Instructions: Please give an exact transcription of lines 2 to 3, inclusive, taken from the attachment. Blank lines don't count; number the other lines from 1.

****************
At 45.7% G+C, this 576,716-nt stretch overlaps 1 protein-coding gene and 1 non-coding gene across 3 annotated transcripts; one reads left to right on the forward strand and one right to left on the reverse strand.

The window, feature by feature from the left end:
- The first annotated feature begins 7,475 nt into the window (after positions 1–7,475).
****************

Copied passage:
The window, feature by feature from the left end:
- The first annotated feature begins 7,475 nt into the window (after positions 1–7,475).